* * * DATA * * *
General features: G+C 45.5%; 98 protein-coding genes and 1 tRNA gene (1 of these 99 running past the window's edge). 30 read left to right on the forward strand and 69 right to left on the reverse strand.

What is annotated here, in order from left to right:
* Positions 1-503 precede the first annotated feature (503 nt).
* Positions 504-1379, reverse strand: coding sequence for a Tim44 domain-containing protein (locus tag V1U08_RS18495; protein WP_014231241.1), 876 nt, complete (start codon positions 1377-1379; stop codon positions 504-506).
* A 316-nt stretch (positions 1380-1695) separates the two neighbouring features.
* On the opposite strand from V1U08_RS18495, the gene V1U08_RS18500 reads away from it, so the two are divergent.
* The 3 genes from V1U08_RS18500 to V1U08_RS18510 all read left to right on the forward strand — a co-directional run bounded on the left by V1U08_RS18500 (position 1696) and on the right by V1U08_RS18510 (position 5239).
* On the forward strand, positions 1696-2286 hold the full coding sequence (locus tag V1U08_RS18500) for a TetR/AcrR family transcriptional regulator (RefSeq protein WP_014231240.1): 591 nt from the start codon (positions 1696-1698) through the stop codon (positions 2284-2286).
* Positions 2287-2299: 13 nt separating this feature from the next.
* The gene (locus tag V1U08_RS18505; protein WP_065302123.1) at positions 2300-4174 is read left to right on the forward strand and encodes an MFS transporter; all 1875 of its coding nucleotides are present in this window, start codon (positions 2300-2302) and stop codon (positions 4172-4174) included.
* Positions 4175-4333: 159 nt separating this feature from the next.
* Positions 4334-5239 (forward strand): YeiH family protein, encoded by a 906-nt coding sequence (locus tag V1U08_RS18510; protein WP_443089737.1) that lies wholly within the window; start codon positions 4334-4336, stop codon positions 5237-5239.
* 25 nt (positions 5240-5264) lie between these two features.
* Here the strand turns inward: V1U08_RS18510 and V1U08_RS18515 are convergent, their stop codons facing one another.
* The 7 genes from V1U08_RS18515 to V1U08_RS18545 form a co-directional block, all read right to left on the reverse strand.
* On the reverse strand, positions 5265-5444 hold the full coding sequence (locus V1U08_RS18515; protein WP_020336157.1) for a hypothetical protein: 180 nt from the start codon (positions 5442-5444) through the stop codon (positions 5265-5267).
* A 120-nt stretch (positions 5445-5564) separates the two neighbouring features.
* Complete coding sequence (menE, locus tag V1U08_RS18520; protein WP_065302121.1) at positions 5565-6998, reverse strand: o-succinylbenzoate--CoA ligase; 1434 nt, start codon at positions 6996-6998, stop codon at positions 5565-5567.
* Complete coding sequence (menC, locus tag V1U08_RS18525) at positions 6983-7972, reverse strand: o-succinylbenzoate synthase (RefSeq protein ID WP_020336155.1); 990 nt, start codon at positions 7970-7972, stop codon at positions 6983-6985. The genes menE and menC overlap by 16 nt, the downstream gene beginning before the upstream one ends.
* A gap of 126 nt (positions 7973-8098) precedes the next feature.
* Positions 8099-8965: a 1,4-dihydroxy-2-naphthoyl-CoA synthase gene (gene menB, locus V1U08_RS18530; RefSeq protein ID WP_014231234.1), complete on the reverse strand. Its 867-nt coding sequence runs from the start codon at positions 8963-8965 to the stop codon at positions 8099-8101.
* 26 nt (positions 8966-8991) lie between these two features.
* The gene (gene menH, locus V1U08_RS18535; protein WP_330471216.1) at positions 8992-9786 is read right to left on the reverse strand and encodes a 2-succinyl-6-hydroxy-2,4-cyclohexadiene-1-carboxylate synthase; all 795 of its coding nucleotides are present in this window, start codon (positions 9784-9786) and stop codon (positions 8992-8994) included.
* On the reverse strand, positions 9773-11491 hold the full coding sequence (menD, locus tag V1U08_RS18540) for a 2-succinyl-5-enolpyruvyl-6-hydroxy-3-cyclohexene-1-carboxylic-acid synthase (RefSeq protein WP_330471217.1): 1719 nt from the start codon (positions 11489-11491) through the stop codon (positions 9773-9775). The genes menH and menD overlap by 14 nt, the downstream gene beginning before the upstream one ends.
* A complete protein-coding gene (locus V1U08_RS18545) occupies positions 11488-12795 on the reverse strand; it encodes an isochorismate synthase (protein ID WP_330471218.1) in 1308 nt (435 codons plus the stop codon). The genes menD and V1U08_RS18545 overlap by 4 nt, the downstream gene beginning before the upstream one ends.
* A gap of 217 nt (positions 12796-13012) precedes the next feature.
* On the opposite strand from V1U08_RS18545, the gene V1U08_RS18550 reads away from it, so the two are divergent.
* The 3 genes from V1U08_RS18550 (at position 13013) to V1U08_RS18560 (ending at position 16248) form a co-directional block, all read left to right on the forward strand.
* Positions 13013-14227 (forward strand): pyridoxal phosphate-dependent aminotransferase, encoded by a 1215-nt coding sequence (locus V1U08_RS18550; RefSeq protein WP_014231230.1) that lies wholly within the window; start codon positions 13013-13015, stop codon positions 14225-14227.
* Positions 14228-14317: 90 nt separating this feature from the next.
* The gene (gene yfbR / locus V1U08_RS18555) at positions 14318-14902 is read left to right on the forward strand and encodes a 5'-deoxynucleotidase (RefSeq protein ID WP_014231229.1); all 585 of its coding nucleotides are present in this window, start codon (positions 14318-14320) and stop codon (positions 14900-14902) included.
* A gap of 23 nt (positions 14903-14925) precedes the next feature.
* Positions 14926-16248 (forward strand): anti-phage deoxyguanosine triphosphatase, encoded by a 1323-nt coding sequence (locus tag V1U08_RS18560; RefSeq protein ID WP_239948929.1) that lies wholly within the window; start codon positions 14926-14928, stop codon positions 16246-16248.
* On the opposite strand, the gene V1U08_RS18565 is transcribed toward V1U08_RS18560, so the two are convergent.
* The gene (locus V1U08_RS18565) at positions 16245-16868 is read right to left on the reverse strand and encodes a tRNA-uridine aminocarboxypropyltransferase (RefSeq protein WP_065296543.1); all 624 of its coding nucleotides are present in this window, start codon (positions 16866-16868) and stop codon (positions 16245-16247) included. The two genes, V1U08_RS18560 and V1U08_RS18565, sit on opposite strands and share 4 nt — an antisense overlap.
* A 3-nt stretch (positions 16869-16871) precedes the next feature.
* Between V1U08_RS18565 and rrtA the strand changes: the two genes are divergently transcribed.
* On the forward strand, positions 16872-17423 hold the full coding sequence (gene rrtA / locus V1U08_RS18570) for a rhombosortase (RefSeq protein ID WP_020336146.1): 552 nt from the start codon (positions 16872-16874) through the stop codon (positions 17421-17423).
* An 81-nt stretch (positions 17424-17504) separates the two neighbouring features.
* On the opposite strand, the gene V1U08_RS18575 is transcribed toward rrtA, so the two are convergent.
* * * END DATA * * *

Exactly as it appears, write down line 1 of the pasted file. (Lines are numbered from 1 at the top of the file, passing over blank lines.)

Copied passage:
General features: G+C 45.5%; 98 protein-coding genes and 1 tRNA gene (1 of these 99 running past the window's edge). 30 read left to right on the forward strand and 69 right to left on the reverse strand.